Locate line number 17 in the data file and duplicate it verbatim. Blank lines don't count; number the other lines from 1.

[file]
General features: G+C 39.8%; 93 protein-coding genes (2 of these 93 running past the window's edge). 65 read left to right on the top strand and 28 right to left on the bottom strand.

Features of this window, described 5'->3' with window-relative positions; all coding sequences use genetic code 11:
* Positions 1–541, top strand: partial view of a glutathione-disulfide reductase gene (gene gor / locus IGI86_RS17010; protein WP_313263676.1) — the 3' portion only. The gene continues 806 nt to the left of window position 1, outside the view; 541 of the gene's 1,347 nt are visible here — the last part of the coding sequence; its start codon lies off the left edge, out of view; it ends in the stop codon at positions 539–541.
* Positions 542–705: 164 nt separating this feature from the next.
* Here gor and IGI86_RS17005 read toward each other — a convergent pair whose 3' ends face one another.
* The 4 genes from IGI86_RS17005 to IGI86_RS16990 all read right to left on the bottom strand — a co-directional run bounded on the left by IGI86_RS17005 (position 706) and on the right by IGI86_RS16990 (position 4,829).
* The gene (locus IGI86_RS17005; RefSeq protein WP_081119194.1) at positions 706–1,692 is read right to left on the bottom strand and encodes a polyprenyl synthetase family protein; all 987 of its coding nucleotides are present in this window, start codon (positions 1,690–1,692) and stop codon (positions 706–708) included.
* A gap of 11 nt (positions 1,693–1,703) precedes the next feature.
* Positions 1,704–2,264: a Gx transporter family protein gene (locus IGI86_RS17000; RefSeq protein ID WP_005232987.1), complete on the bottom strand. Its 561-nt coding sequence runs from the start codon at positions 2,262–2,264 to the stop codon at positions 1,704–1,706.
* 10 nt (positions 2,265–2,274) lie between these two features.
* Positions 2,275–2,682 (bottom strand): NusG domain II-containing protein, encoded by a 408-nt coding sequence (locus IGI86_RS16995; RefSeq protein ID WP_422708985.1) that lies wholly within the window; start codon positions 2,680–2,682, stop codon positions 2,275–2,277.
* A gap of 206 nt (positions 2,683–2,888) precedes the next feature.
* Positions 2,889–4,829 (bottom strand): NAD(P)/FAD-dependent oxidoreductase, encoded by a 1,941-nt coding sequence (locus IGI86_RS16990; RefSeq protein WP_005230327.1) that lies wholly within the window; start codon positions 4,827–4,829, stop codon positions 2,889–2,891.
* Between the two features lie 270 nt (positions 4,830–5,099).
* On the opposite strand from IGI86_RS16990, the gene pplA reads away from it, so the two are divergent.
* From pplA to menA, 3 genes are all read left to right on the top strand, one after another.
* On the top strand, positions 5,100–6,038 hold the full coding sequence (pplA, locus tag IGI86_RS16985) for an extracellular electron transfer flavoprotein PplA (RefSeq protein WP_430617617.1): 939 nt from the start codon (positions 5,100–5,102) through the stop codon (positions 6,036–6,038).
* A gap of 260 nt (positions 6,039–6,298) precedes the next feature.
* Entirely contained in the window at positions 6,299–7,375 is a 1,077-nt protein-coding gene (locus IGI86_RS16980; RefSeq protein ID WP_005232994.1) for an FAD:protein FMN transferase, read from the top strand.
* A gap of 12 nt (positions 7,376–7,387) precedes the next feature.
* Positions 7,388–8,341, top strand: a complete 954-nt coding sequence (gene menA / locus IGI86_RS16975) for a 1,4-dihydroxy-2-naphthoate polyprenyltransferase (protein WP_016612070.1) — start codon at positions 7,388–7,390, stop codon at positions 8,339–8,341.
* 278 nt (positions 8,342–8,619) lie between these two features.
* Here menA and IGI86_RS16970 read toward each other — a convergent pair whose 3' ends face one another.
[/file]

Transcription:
* On the top strand, positions 5,100–6,038 hold the full coding sequence (pplA, locus tag IGI86_RS16985) for an extracellular electron transfer flavoprotein PplA (RefSeq protein WP_430617617.1): 939 nt from the start codon (positions 5,100–5,102) through the stop codon (positions 6,036–6,038).